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Johnson & Johnson Settles for Nearly $117 Million in Mesh Device Case

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Pharmaceutical company Johnson & Johnson and a subsidiary will pay more than $116 million in a multi-state settlement over deceptive marketing of a transvaginal surgical mesh device.

Johnson & Johnson and its subsidiary Ethicon allegedly misrepresented the safety and effectiveness of the mesh device, violating state consumer protection laws. The multi-state investigation revealed that the companies “misrepresented or failed to adequately disclose the product’s possible side effects, including the risk of chronic pain and inflammation, mesh erosion, incontinence developing after surgery and other complications related to the implantation of the device,” according to a release from Arkansas Attorney General Leslie Rutledge’s office.

Forty-one states, including Arkansas, as well as the District of Columbia, participated in the settlement. As part of the settlement, Johnson & Johnson will pay $116.86 million, as will as injunctive relief and full disclosure of the device’s risks. Arkansas is set to receive $1,855,302.53 of the total settlement amount.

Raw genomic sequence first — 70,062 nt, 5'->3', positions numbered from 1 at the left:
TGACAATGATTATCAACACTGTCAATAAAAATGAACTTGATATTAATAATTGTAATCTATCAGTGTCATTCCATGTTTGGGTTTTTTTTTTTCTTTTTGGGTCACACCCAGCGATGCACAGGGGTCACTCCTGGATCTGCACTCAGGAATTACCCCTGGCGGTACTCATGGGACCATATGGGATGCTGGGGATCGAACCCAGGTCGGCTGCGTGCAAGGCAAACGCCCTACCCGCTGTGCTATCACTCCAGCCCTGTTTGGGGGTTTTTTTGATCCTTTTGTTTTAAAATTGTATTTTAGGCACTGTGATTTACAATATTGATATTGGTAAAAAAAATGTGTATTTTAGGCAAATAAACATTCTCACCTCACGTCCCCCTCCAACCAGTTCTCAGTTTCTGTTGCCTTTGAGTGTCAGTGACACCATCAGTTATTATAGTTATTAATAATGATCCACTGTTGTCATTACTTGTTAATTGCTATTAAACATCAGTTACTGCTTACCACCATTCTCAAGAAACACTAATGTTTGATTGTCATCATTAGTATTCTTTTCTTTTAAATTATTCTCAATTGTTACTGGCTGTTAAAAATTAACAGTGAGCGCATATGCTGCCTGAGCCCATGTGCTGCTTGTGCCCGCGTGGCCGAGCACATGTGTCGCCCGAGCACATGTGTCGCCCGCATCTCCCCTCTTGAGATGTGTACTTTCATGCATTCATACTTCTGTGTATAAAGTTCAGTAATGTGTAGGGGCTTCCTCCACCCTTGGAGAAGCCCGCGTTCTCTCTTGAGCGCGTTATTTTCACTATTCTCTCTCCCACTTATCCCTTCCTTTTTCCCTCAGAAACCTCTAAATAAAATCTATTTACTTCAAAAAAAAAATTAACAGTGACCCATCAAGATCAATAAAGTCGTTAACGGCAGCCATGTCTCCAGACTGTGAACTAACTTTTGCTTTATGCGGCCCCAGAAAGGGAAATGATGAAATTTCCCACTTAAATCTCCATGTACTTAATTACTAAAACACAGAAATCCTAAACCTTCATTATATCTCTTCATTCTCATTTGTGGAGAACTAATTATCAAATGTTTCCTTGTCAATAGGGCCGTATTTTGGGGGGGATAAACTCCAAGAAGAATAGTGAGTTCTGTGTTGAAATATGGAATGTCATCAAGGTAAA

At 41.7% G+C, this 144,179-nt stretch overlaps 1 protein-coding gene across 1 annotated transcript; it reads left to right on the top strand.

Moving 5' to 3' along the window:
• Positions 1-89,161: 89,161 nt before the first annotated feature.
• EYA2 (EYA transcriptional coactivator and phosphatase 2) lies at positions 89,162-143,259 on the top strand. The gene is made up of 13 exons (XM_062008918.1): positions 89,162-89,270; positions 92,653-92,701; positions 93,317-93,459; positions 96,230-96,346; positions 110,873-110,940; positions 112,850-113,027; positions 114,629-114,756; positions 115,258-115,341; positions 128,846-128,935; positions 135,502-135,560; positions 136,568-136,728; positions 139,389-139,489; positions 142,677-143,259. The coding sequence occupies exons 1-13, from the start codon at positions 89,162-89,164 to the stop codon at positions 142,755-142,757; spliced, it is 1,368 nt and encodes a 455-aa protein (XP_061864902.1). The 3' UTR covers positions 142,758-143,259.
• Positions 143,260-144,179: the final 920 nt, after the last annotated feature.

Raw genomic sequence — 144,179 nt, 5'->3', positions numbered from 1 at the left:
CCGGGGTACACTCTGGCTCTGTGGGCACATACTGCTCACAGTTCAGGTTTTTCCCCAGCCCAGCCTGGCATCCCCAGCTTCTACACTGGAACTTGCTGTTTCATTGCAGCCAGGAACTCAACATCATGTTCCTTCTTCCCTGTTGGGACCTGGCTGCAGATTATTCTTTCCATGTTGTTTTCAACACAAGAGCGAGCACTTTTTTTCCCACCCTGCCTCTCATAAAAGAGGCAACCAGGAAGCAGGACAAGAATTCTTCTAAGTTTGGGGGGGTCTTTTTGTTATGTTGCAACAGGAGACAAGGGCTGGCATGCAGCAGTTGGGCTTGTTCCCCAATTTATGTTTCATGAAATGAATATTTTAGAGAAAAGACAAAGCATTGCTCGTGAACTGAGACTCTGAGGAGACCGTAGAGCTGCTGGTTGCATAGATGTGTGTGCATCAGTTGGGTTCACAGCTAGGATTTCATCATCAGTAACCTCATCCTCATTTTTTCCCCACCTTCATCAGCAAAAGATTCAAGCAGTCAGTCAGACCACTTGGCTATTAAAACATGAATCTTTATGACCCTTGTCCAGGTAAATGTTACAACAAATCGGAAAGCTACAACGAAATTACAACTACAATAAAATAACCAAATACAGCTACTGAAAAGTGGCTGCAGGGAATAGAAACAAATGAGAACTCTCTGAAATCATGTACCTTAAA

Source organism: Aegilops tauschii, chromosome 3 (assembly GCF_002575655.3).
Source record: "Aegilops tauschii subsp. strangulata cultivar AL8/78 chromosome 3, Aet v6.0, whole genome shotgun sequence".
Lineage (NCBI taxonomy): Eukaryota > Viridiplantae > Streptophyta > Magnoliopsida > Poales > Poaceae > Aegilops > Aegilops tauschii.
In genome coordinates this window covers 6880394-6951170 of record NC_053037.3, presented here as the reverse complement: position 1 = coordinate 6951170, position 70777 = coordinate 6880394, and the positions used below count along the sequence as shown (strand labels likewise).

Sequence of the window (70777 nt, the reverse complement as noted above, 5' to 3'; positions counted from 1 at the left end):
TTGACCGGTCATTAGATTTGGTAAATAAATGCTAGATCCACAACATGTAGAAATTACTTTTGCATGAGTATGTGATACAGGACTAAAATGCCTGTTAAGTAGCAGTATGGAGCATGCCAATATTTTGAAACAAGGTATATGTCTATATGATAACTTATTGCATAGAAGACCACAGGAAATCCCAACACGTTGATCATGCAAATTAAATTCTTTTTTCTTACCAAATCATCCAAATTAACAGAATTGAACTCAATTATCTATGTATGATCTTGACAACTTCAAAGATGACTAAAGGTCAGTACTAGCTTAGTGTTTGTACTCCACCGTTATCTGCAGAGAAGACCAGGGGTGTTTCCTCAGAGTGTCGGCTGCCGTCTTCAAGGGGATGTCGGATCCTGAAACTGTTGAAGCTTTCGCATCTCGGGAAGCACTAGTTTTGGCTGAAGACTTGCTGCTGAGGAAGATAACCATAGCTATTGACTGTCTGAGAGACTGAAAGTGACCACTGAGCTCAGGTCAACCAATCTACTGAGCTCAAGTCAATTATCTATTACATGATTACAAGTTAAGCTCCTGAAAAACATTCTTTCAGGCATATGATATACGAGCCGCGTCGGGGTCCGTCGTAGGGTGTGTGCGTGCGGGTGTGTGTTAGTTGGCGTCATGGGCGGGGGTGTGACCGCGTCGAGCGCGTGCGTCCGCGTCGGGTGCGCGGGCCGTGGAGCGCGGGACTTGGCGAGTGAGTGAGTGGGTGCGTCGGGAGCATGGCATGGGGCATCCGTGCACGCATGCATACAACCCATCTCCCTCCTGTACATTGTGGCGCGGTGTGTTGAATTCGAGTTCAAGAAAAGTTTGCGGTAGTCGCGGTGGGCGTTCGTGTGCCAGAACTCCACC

“Arkansas moms, sisters and daughters have been deceived by false claims of Johnson & Johnson, and now they must endure irrevocable damage to their bodies,”Rutledge said in a statement. “This settlement confirms these victims have been heard, and I will remain diligent to protect Arkansans from companies not following the law.”

Johnson & Johnson has been hit with multiple lawsuits recently. These lawsuits range from suits involving the  anti-psychotic drug Risperdal and opioids. A Philadelphia court ruled Johnson & Johnson would have to pay $8 billion in punitive damages, a ruling that the company believes is “grossly disproportionate with the initial compensatory award” and hopes to get overturned. In early October, the company also settled for more than $20 million with two Ohio companies over opioids.

“Life sciences has always been targeted,” Johnson & Johnson CFO Joseph said in an interview. “We are targets, unfortunately, it’s the business in which …we’ve decided to play in.”

The full list of participating states includes Alabama, Alaska, Arizona, Arkansas Colorado, Connecticut, Delaware, District of Columbia, Florida, Georgia, Hawaii, Idaho, Illinois, Indiana, Iowa, Kansas, Louisiana, Maine, Maryland, Massachusetts, Michigan, Missouri, Montana, Nebraska, Nevada, New Jersey, New Mexico, New York, North Carolina, North Dakota, Ohio, Oklahoma, Pennsylvania, Rhode Island, South Carolina, South Dakota, Tennessee, Texas, Utah, Vermont, Virginia, and Wisconsin.

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